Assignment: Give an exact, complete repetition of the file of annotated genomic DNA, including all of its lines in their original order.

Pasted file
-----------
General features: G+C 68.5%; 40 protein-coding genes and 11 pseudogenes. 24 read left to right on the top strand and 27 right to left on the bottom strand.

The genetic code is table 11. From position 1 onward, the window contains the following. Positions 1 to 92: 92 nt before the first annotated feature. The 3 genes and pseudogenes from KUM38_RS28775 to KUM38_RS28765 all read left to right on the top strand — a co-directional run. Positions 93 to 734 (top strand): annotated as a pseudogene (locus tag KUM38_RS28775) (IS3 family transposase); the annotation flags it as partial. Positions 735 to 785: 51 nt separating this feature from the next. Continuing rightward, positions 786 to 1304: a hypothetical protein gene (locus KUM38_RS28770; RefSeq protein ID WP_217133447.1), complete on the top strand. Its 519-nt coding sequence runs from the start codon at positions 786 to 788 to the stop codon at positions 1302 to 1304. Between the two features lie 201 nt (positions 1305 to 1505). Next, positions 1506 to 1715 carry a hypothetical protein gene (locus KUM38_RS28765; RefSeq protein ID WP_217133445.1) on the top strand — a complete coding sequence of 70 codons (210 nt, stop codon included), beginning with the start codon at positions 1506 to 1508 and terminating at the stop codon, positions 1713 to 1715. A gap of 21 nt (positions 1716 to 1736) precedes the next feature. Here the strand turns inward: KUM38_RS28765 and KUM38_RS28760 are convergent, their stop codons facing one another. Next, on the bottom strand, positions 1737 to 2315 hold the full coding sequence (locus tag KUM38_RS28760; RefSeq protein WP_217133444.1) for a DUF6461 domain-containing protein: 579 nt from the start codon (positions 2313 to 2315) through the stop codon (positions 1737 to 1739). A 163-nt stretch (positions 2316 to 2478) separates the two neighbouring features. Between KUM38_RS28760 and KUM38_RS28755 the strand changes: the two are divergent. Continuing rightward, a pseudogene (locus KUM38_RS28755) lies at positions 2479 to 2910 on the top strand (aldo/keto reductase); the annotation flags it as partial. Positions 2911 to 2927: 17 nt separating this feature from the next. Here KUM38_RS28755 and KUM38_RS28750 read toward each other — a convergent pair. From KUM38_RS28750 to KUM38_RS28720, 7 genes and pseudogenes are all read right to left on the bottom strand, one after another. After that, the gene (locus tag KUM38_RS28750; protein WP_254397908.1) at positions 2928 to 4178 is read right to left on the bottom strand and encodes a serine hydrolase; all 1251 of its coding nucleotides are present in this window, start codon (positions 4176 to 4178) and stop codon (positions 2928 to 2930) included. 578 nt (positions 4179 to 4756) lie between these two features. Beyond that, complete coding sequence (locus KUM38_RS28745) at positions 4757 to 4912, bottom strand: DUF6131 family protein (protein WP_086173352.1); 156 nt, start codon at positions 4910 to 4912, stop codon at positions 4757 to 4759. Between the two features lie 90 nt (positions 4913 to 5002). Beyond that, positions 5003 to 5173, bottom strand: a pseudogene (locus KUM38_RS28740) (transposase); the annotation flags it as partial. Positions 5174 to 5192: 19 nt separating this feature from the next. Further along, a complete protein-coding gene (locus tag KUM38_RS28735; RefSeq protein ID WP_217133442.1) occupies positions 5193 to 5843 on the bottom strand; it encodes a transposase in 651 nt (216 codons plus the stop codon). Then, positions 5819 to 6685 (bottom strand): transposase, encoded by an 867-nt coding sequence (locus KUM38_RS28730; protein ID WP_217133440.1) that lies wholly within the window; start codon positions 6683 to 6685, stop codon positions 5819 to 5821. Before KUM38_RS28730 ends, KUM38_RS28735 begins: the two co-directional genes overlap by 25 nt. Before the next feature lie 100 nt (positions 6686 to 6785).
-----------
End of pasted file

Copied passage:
General features: G+C 68.5%; 40 protein-coding genes and 11 pseudogenes. 24 read left to right on the top strand and 27 right to left on the bottom strand.

The genetic code is table 11. From position 1 onward, the window contains the following. Positions 1 to 92: 92 nt before the first annotated feature. The 3 genes and pseudogenes from KUM38_RS28775 to KUM38_RS28765 all read left to right on the top strand — a co-directional run. Positions 93 to 734 (top strand): annotated as a pseudogene (locus tag KUM38_RS28775) (IS3 family transposase); the annotation flags it as partial. Positions 735 to 785: 51 nt separating this feature from the next. Continuing rightward, positions 786 to 1304: a hypothetical protein gene (locus KUM38_RS28770; RefSeq protein ID WP_217133447.1), complete on the top strand. Its 519-nt coding sequence runs from the start codon at positions 786 to 788 to the stop codon at positions 1302 to 1304. Between the two features lie 201 nt (positions 1305 to 1505). Next, positions 1506 to 1715 carry a hypothetical protein gene (locus KUM38_RS28765; RefSeq protein ID WP_217133445.1) on the top strand — a complete coding sequence of 70 codons (210 nt, stop codon included), beginning with the start codon at positions 1506 to 1508 and terminating at the stop codon, positions 1713 to 1715. A gap of 21 nt (positions 1716 to 1736) precedes the next feature. Here the strand turns inward: KUM38_RS28765 and KUM38_RS28760 are convergent, their stop codons facing one another. Next, on the bottom strand, positions 1737 to 2315 hold the full coding sequence (locus tag KUM38_RS28760; RefSeq protein WP_217133444.1) for a DUF6461 domain-containing protein: 579 nt from the start codon (positions 2313 to 2315) through the stop codon (positions 1737 to 1739). A 163-nt stretch (positions 2316 to 2478) separates the two neighbouring features. Between KUM38_RS28760 and KUM38_RS28755 the strand changes: the two are divergent. Continuing rightward, a pseudogene (locus KUM38_RS28755) lies at positions 2479 to 2910 on the top strand (aldo/keto reductase); the annotation flags it as partial. Positions 2911 to 2927: 17 nt separating this feature from the next. Here KUM38_RS28755 and KUM38_RS28750 read toward each other — a convergent pair. From KUM38_RS28750 to KUM38_RS28720, 7 genes and pseudogenes are all read right to left on the bottom strand, one after another. After that, the gene (locus tag KUM38_RS28750; protein WP_254397908.1) at positions 2928 to 4178 is read right to left on the bottom strand and encodes a serine hydrolase; all 1251 of its coding nucleotides are present in this window, start codon (positions 4176 to 4178) and stop codon (positions 2928 to 2930) included. 578 nt (positions 4179 to 4756) lie between these two features. Beyond that, complete coding sequence (locus KUM38_RS28745) at positions 4757 to 4912, bottom strand: DUF6131 family protein (protein WP_086173352.1); 156 nt, start codon at positions 4910 to 4912, stop codon at positions 4757 to 4759. Between the two features lie 90 nt (positions 4913 to 5002). Beyond that, positions 5003 to 5173, bottom strand: a pseudogene (locus KUM38_RS28740) (transposase); the annotation flags it as partial. Positions 5174 to 5192: 19 nt separating this feature from the next. Further along, a complete protein-coding gene (locus tag KUM38_RS28735; RefSeq protein ID WP_217133442.1) occupies positions 5193 to 5843 on the bottom strand; it encodes a transposase in 651 nt (216 codons plus the stop codon). Then, positions 5819 to 6685 (bottom strand): transposase, encoded by an 867-nt coding sequence (locus KUM38_RS28730; protein ID WP_217133440.1) that lies wholly within the window; start codon positions 6683 to 6685, stop codon positions 5819 to 5821. Before KUM38_RS28730 ends, KUM38_RS28735 begins: the two co-directional genes overlap by 25 nt. Before the next feature lie 100 nt (positions 6686 to 6785).